House Republicans are at a contentious stalemate over who will serve as the next speaker as Kevin McCarthy vows to continue his increasingly imperiled bid for the gavel. The fight, which began on the first day of the 118th Congress, has thrown the new House GOP majority into chaos and undercut the party’s agenda.
The House is set to convene at noon ET on Wednesday after holding three rounds of votes to elect a speaker on Tuesday. Each time, McCarthy came up short, failing to hit the majority threshold needed to secure the speakership. The House adjourned in the early evening after the vote series stretched on for hours with no resolution in sight.
Now, Republicans are scrambling to find a path forward. Talks continued Tuesday evening, with McCarthy in his office making calls, sources said. McCarthy’s allies say he’s not dropping out and is still prepared to grind this out.
As the votes stretched on Tuesday, the situation appeared to become even more dire for McCarthy, as the vote count in opposition to his speaker bid grew.
The tally for the first ballot in the speaker vote was 203 for McCarthy, with 19 Republicans voting for other candidates. The tally for the second ballot was 203 votes for McCarthy with 19 votes for GOP Rep. Jim Jordan of Ohio. In the third round of voting, there were 202 votes for McCarthy and 20 votes for Jordan with Rep. Byron Donalds joining the 19 GOP lawmakers who had voted against McCarthy in the first two rounds.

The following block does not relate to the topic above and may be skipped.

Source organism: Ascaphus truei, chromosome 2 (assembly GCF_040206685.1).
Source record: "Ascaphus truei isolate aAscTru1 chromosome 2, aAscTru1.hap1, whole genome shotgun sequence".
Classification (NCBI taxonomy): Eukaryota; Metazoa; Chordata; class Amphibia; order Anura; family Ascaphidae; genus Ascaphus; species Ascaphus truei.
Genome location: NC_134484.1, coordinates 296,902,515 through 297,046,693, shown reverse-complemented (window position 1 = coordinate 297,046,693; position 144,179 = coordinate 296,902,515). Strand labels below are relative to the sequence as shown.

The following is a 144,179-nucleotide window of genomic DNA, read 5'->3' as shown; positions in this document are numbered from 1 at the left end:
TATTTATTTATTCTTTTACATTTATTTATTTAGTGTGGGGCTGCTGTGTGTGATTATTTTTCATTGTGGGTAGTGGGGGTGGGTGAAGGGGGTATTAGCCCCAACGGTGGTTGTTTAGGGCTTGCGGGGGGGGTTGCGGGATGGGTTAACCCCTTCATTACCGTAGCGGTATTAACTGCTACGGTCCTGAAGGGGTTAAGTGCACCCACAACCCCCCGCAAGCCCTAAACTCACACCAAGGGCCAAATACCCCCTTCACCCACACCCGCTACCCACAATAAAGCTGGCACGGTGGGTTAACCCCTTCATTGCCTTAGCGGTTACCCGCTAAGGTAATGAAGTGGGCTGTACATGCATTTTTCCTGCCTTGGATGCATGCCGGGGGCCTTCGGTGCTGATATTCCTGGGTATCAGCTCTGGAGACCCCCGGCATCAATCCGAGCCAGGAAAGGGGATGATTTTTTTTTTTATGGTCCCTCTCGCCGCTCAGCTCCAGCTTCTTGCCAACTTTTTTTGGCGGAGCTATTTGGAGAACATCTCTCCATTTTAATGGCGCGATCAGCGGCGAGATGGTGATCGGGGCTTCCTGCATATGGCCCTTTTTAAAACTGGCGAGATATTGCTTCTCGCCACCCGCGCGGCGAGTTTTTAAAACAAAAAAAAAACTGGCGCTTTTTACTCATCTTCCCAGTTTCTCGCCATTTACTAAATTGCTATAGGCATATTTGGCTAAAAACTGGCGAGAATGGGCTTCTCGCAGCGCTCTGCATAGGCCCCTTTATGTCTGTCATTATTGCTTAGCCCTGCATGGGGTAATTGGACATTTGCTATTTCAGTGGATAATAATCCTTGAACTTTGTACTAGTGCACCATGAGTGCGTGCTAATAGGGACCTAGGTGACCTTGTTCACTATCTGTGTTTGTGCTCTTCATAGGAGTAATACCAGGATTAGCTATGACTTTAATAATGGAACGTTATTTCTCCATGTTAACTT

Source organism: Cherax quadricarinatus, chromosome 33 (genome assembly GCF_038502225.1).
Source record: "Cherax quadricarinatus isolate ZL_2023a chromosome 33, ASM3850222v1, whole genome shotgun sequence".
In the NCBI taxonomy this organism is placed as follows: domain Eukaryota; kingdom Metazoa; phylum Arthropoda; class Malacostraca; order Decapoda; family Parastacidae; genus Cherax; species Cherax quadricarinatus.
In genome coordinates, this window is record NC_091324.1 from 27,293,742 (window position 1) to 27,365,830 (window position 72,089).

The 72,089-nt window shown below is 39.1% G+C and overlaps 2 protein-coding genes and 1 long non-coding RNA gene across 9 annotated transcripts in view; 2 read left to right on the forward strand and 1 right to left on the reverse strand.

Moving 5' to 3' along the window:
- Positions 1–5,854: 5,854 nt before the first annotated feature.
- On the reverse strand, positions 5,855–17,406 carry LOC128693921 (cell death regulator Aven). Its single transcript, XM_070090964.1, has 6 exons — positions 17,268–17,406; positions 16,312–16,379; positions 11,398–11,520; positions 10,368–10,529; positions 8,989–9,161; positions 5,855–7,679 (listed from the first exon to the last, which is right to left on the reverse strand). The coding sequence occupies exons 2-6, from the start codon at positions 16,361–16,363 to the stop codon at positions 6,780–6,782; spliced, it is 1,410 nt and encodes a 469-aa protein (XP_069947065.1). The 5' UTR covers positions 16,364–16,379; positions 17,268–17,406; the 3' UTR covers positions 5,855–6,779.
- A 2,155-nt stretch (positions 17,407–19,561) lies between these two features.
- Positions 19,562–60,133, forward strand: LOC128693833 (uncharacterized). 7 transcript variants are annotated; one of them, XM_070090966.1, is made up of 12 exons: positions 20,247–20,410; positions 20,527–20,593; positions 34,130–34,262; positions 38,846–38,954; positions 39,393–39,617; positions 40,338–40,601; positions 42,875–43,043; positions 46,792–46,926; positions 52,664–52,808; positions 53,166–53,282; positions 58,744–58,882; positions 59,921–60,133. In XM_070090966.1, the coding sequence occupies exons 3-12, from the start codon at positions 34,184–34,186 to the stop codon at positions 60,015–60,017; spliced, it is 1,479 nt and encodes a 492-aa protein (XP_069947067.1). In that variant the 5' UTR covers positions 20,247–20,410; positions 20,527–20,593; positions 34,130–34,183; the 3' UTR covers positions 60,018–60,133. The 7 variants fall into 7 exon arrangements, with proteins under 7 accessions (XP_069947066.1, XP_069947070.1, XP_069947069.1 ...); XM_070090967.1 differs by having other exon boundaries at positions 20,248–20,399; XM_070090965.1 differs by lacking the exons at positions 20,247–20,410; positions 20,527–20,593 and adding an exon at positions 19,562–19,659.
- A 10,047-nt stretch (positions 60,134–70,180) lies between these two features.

Former President Donald Trump declined to issue a statement Monday reiterating his endorsement of McCarthy as House speaker, despite a behind the scenes effort from several of McCarthy’s allies to get Trump to do so, according to two sources familiar with what happened.
Trump has not rescinded his endorsement of McCarthy, and ultimately may not, but the former president is watching closely as the dynamic plays out on Capitol Hill. His silence as McCarthy faced three failed votes did not go unnoticed as Trump privately seemed to side with the hardliners against McCarthy in some conversations Tuesday, according to one of the sources. It’s important to note that Trump made calls on McCarthy’s behalf to those hardliners Monday.
McCarthy’s failure to lock down the needed votes so far has heightened uncertainty over whether he can win or if a viable candidate could emerge as an alternative. The last time an election for speaker went to multiple ballots was in 1923.
The obstacle for McCarthy is he faces a small but determined contingent of hardline conservatives who have so far been successful in denying him the votes to secure the gavel. The group has used the leverage they have in the razor-thin Republican majority to extract concessions. McCarthy has already given in to a number of their demands, including making it easier to topple the sitting speaker, but so far his effort have not been enough.
The deal-making McCarthy has engaged in to try to win over critics may mean he has a weaker hand to play in his position of authority if he does become speaker.
To be elected speaker, a candidate needs to win a majority of members who vote for a specific person on the House floor. That amounts to 218 votes if no member skips the vote or votes “present.” House Republicans hold 222 seats in the new Congress – so for McCarthy to reach 218, he would only be able to afford to lose four GOP votes.